The fully integrated motorhome
Probably the most extravagant motorhome. It has an independent front panel instead of the original cab and a huge windscreen, which also ensures airiness on the inside. Although integrated motorhomes are often no longer than partially integrated motorhomes, they have significantly more living comfort. The independently designed cab seamlessly transitions into the living area. This therefore has a much more spacious effect. But be careful: The comfortable equipment and the four sleeping areas, which are usually fitted as standard, cost weight. This royal class of motorhomes is usually heavier than 3.5 tonnes. This means that all campers who have obtained their driving licence after 1999 require an additional driving licence, the C1 driving licence.
Have you not yet decided what kind of camper to go for? Trade fair visits can help with the decision-making. This is because you have different dealers, motorhome types and different materials on site and can therefore easily compare them. But don't forget: Dealers naturally want to sell one of their vehicles and therefore they present it in the best possible light. It is therefore advisable to find out a few things in advance. Here are some tips for buying motorhomes:
- Make sure that the load is as large as possible so that you don't have to do without important things during your camping holiday
- Motorhomes up to 6 metres long and 3.5 tonnes save on tolls and ferry charges
- Sufficient motorisation in the case of new vehicles creates safety classes
- The vehicle should have the latest emission class to avoid problems such as low emission zones and driving bans
- Mobile homes with GRP side walls, for example, are often lighter and much more resistant
GRP side walls? What exactly does the last point mean? It is important to pay attention to which material is installed in the motorhome! Motorhomes, in which a large part of the installed material consists of glass fibre reinforced plastics, are a much better investment in the long term than motorhomes without GRP. The advantages of GRP bodies are:
- Value retention of the investment
- Higher resale value
- Total cost of ownership
- Hail resistance
- Easy to repair
Value retention? What exactly should this mean? Simply put: You are investing in a motorhome and you certainly don't want the investment to lose value due to weather, hail or scratches. With GRP, you are on the safe side. In addition, you can benefit from discounts on your insurance. And should a scratch deface the GRP side wall, the repair is usually particularly easy and inexpensive: GRP surfaces can often be brought back to life with repair kits – quite the opposite to aluminium: If there is damage or a dent in the side wall, it has to be completely replaced. This not only costs time and nerves, but also a lot of money. We could go on for a long time: In contrast to aluminium, GRP is also easier to clean and corrosion-free. To this end, we have made entire contributions to material science. For example, we compare the advantages and disadvantages of aluminium and GRP. But wood is also part of our series of comparisons.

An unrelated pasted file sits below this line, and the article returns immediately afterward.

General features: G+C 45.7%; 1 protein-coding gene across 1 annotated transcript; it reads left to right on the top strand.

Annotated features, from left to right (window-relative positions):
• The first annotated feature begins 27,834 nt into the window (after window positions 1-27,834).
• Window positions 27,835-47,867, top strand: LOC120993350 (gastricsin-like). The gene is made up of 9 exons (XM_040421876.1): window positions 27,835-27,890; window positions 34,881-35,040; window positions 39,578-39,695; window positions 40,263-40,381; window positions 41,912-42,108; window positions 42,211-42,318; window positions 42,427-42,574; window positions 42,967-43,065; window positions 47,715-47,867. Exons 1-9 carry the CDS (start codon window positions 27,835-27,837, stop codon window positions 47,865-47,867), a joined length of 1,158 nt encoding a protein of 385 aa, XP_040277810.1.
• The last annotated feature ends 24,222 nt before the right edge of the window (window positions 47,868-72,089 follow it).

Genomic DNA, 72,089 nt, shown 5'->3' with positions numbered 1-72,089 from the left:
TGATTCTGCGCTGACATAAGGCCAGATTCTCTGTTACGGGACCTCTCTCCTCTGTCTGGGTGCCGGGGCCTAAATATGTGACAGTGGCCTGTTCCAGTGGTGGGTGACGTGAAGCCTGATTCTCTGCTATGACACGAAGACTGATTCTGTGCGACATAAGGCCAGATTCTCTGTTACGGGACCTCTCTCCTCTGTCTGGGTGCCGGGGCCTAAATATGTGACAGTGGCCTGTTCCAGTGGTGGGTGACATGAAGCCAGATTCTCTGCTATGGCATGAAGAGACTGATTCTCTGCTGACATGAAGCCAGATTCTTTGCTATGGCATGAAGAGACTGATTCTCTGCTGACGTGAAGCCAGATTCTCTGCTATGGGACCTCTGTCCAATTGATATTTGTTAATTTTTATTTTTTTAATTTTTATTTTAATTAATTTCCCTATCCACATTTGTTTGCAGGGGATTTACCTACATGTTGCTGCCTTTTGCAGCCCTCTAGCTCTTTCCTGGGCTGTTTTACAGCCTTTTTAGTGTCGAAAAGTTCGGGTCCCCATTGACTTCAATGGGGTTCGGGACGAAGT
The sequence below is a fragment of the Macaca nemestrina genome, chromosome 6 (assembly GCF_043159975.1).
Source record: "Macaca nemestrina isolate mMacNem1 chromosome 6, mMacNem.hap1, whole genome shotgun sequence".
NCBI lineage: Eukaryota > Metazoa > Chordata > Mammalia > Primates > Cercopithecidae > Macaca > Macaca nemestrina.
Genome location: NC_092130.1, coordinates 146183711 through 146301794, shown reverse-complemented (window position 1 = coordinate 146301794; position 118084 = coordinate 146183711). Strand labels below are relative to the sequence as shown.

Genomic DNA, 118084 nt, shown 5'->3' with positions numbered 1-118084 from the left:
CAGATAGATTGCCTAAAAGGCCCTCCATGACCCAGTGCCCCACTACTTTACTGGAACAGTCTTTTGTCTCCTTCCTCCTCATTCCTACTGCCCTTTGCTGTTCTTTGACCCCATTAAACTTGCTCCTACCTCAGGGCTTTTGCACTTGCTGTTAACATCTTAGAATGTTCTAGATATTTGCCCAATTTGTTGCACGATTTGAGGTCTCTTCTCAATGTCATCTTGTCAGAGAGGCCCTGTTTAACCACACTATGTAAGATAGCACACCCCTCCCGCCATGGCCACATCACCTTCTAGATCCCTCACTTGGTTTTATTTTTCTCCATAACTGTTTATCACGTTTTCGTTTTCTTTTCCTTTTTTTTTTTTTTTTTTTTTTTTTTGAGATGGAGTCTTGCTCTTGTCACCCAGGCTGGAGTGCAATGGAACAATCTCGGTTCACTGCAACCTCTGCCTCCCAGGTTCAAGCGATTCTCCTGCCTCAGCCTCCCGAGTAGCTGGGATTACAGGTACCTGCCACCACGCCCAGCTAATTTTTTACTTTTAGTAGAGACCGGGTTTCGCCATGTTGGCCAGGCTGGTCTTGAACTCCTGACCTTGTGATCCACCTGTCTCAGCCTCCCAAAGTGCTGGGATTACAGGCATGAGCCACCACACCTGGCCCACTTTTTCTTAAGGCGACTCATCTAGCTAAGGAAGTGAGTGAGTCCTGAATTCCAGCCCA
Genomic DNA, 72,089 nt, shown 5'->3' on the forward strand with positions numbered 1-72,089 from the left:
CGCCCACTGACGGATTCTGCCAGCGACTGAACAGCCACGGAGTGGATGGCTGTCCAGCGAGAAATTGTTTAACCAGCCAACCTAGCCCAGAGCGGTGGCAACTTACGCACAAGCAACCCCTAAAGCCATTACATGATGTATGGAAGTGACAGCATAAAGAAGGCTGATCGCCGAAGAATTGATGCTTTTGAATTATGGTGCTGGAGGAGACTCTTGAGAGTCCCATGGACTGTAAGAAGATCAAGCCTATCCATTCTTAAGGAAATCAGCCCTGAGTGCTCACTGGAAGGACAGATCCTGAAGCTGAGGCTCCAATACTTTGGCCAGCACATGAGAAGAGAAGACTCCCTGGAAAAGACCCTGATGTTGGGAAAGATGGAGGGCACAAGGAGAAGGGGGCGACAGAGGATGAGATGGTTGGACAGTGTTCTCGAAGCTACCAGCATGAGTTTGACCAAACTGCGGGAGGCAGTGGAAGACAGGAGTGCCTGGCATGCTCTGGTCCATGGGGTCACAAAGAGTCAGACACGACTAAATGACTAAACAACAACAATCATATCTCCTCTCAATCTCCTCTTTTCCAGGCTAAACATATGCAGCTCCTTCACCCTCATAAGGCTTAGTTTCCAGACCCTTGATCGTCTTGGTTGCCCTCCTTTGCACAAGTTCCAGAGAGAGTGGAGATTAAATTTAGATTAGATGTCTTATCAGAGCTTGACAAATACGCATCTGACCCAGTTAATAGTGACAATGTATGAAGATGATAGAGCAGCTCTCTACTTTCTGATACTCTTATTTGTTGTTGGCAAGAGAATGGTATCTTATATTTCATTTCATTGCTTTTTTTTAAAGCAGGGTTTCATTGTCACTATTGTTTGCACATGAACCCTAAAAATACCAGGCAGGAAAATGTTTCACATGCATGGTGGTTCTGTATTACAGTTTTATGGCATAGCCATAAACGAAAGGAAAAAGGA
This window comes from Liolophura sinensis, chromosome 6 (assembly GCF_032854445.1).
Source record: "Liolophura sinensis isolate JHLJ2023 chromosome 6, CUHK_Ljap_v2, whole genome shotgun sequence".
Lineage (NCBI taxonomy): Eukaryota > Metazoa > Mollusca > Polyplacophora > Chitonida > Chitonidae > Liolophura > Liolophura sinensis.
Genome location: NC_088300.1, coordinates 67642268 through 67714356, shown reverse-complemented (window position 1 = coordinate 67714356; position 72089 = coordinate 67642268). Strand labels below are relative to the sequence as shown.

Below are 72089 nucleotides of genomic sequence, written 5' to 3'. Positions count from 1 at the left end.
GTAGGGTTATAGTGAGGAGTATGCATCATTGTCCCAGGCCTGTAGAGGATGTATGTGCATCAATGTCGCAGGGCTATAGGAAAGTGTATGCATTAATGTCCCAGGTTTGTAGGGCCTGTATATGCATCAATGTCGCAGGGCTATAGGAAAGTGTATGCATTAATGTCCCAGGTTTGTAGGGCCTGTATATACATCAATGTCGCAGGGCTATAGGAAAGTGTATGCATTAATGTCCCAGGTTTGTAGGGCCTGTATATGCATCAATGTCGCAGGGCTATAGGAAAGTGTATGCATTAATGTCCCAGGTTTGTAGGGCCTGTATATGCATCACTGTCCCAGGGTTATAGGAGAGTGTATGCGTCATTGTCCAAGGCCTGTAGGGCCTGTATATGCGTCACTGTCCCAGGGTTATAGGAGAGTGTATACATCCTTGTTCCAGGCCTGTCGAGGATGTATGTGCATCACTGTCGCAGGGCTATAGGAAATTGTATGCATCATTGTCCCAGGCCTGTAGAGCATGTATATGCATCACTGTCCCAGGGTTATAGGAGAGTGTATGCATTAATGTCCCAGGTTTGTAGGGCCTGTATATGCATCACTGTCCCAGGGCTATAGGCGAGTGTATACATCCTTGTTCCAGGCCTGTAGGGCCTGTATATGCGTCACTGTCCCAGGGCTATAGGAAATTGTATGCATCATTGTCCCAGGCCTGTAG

Let’s move on to comfort because this shouldn't be a minor factor when you’re on holiday in a motorhome:
- Body battery with sufficient capacity to stand independently
- LED lighting to save power
- The alcove height and in general, the height over beds must be at least 60 cm
- Edges should be rounded or padded
- Large roof windows provide plenty of light and ensure a comfortable indoor climate
- All storage compartments and storage compartments must have ventilation openings
- The wardrobe should be back-ventilated
- Storage compartment flaps that can be opened from the outside make loading easier
- Rear garages should be accessible via two storage compartment doors (left and right)
Safety must also be a top priority! The basis for a new motorhome purchase should be:
- ESP (electronic stability program)
- ASR (Anti-Spin Control)
- Hill-holder (for easier moving off on hills)
- Airbags for driver and front passenger
- Cruise control for relaxed travel
- Air suspension or height control for the rear axle for greater driving stability and fewer rolling movements
- Folding supports, rear
- Heated exterior mirrors (especially for winter campers)
- Reversing camera or sensors
- Isofix child seat mountings
A lot of input. So, let’s recap the most important points: What type of motorhome suits you and your needs? No compromises are made when it comes to safety. When it comes to comfort, you shouldn't compromise too much either, because you want to be able to enjoy your holiday. With a motorhome that has LAMILUX GRP installed, I save unnecessary frustration and money over a long period of time – even when it comes to insurance!